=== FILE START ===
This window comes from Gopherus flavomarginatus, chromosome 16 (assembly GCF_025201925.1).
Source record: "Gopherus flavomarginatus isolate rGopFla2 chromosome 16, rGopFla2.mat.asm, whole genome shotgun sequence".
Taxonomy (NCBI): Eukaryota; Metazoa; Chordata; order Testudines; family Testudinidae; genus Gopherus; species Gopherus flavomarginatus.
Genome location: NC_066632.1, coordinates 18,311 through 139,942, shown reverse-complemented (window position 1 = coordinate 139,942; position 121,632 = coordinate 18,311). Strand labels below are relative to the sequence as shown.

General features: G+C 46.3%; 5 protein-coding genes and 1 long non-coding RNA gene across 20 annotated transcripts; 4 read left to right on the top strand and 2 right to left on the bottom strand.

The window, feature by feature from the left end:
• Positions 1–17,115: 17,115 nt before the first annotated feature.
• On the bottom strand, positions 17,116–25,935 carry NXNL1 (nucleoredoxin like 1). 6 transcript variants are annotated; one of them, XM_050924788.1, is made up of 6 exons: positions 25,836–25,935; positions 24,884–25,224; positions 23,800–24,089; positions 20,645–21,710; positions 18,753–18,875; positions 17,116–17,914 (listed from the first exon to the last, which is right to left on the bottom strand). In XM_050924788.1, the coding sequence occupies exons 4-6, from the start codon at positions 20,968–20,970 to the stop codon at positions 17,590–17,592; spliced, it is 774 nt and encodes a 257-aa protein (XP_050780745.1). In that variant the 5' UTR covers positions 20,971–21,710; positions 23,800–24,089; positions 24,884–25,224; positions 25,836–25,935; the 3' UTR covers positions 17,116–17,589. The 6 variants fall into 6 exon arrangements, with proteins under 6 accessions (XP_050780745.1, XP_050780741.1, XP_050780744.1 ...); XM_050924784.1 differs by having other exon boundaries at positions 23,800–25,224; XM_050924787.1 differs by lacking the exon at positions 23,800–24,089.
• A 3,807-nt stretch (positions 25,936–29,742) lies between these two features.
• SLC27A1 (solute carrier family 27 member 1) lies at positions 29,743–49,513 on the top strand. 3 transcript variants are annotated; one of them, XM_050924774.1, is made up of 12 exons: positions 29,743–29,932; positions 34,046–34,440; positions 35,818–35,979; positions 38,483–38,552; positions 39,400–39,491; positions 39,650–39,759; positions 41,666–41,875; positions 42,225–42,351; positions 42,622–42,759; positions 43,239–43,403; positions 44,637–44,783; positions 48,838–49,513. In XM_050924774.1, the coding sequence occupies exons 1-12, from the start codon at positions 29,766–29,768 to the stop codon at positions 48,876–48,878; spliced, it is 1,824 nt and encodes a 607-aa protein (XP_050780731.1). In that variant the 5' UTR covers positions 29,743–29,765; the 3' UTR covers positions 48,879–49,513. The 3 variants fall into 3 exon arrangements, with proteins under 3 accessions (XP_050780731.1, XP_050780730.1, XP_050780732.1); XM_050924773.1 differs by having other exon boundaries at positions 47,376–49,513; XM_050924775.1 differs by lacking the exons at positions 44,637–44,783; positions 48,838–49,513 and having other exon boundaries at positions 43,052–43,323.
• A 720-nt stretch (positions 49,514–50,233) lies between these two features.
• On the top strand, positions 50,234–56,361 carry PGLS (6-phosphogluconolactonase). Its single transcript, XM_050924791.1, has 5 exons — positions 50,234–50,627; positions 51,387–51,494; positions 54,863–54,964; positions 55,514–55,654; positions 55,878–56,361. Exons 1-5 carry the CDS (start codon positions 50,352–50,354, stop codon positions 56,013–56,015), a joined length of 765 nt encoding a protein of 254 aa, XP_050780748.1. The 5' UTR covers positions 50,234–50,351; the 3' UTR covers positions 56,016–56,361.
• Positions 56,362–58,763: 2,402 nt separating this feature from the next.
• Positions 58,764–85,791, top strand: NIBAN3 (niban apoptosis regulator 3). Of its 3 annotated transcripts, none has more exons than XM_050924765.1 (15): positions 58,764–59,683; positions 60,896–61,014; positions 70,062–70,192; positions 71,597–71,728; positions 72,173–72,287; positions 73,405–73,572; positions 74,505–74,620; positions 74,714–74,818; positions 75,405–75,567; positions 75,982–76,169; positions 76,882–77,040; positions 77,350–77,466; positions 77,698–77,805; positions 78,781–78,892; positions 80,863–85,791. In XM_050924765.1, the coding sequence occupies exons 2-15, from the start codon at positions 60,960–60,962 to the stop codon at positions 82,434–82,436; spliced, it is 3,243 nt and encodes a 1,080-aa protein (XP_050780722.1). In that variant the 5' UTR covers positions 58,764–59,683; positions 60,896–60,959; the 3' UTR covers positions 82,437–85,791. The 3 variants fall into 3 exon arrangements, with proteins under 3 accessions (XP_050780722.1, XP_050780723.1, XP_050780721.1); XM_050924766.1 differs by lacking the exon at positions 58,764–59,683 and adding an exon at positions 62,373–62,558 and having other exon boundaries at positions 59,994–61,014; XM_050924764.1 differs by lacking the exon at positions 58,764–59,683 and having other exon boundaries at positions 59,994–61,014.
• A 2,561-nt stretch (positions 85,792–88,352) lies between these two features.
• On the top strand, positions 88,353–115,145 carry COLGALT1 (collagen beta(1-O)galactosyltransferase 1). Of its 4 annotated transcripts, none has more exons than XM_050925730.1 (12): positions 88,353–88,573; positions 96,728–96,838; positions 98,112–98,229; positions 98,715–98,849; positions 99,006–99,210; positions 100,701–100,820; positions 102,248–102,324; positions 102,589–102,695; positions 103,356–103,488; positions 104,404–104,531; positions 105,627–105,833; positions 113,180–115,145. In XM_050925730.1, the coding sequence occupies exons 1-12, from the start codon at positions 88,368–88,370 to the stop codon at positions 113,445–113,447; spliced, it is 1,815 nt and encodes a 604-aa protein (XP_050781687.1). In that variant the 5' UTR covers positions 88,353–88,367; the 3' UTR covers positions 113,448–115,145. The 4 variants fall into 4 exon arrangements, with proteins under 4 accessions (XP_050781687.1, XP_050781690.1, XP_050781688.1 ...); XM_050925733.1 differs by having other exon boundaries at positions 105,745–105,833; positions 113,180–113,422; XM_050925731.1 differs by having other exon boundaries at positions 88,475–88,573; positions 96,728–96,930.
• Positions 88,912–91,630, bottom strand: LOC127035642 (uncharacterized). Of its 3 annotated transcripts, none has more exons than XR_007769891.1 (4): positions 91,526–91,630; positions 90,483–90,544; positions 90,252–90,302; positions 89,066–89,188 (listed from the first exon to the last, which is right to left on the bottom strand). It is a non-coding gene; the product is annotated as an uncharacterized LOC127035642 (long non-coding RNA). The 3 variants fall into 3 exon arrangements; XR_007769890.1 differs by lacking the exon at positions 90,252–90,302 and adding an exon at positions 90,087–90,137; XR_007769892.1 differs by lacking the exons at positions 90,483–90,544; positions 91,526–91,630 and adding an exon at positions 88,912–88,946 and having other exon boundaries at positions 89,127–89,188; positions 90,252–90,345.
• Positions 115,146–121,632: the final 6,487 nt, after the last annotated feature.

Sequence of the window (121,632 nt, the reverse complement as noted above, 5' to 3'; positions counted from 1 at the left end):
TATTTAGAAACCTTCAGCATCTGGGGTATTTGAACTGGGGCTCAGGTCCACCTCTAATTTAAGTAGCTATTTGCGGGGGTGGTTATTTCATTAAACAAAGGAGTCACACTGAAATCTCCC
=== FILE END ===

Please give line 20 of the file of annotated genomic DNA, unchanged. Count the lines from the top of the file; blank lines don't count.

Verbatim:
TATTTAGAAACCTTCAGCATCTGGGGTATTTGAACTGGGGCTCAGGTCCACCTCTAATTTAAGTAGCTATTTGCGGGGGTGGTTATTTCATTAAACAAAGGAGTCACACTGAAATCTCCC